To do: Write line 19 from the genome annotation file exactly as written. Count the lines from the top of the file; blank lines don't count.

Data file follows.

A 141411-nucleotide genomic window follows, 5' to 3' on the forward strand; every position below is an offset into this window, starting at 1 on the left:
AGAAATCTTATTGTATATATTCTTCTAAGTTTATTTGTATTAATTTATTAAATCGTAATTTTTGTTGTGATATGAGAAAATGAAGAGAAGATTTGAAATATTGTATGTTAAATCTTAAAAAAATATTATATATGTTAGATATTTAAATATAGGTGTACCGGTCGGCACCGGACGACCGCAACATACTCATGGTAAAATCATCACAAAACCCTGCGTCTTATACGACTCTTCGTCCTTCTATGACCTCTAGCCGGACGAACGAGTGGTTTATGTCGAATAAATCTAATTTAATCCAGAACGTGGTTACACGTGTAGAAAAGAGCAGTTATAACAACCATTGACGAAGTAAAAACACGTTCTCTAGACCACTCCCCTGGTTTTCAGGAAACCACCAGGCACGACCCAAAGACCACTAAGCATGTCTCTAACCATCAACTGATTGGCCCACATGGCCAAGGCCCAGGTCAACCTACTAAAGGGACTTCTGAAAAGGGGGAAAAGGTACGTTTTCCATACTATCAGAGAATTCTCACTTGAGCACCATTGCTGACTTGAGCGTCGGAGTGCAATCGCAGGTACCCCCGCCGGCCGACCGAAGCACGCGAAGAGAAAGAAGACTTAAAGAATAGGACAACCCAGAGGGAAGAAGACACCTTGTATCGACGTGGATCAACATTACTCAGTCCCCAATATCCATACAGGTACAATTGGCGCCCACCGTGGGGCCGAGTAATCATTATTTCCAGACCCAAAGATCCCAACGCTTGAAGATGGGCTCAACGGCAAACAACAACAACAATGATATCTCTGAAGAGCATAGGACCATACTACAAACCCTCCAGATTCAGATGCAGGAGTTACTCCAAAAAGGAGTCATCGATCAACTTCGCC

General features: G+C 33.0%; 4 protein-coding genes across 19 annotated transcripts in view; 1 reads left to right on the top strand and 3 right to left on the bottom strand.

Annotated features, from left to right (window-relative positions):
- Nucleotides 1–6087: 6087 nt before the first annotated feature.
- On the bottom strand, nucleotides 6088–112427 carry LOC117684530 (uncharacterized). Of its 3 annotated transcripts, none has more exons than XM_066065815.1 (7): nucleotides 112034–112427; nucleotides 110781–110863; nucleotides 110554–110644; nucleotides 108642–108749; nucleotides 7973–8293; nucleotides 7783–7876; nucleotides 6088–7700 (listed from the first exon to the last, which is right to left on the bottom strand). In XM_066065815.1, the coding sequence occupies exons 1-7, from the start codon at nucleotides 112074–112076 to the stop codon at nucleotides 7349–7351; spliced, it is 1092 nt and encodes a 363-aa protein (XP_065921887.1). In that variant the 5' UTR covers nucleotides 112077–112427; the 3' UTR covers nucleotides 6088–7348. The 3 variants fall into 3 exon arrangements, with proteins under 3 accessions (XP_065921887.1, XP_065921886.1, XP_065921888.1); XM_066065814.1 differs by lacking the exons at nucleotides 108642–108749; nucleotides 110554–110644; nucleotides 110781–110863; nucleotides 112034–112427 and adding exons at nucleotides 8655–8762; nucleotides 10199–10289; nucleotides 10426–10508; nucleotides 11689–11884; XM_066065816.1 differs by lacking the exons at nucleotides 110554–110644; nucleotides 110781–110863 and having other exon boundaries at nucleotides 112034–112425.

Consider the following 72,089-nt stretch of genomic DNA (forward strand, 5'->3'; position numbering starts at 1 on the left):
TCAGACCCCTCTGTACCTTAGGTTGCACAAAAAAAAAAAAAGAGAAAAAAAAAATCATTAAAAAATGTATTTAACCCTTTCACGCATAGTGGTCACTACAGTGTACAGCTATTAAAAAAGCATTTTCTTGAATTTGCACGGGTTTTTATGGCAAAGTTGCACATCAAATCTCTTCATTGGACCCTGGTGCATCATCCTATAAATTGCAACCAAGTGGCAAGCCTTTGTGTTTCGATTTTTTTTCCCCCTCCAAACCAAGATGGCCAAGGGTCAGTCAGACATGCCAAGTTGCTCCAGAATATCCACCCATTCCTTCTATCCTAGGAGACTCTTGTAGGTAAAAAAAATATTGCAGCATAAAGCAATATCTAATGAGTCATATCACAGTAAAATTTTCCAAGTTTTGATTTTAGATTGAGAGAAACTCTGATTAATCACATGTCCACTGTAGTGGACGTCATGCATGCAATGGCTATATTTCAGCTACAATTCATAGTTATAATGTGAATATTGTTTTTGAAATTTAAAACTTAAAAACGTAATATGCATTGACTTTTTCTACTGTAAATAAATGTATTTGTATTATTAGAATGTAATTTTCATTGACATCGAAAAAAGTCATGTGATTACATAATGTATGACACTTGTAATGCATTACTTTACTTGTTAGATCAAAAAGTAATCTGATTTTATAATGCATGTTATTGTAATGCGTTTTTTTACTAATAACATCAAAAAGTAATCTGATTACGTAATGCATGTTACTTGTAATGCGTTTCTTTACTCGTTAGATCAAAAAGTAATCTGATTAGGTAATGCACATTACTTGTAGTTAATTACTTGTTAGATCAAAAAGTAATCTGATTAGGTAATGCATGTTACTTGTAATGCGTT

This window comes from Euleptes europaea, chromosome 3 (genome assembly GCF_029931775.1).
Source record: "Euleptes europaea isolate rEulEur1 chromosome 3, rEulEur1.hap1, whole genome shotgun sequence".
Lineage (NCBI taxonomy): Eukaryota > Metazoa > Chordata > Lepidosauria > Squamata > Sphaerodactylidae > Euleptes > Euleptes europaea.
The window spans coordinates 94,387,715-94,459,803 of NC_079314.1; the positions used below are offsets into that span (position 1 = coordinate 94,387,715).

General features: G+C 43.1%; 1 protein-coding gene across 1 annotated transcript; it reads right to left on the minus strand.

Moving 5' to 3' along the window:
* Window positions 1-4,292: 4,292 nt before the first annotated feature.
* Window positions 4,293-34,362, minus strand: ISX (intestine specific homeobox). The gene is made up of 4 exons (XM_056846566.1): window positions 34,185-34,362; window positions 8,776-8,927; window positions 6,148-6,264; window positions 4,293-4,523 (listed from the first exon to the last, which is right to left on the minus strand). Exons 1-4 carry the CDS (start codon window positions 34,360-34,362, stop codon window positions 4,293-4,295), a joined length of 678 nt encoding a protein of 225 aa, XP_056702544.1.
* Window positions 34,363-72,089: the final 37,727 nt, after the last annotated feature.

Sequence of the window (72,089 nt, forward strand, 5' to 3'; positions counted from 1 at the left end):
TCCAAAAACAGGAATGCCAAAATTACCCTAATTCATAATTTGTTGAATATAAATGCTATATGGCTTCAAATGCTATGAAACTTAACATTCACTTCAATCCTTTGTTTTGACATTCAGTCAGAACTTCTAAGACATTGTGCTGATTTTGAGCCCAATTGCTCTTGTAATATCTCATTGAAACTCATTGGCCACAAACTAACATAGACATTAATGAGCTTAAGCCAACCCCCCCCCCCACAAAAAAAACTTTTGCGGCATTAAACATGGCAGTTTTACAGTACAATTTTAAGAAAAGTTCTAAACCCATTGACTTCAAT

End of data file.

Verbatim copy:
TCCAAAAACAGGAATGCCAAAATTACCCTAATTCATAATTTGTTGAATATAAATGCTATATGGCTTCAAATGCTATGAAACTTAACATTCACTTCAATCCTTTGTTTTGACATTCAGTCAGAACTTCTAAGACATTGTGCTGATTTTGAGCCCAATTGCTCTTGTAATATCTCATTGAAACTCATTGGCCACAAACTAACATAGACATTAATGAGCTTAAGCCAACCCCCCCCCCCACAAAAAAAACTTTTGCGGCATTAAACATGGCAGTTTTACAGTACAATTTTAAGAAAAGTTCTAAACCCATTGACTTCAAT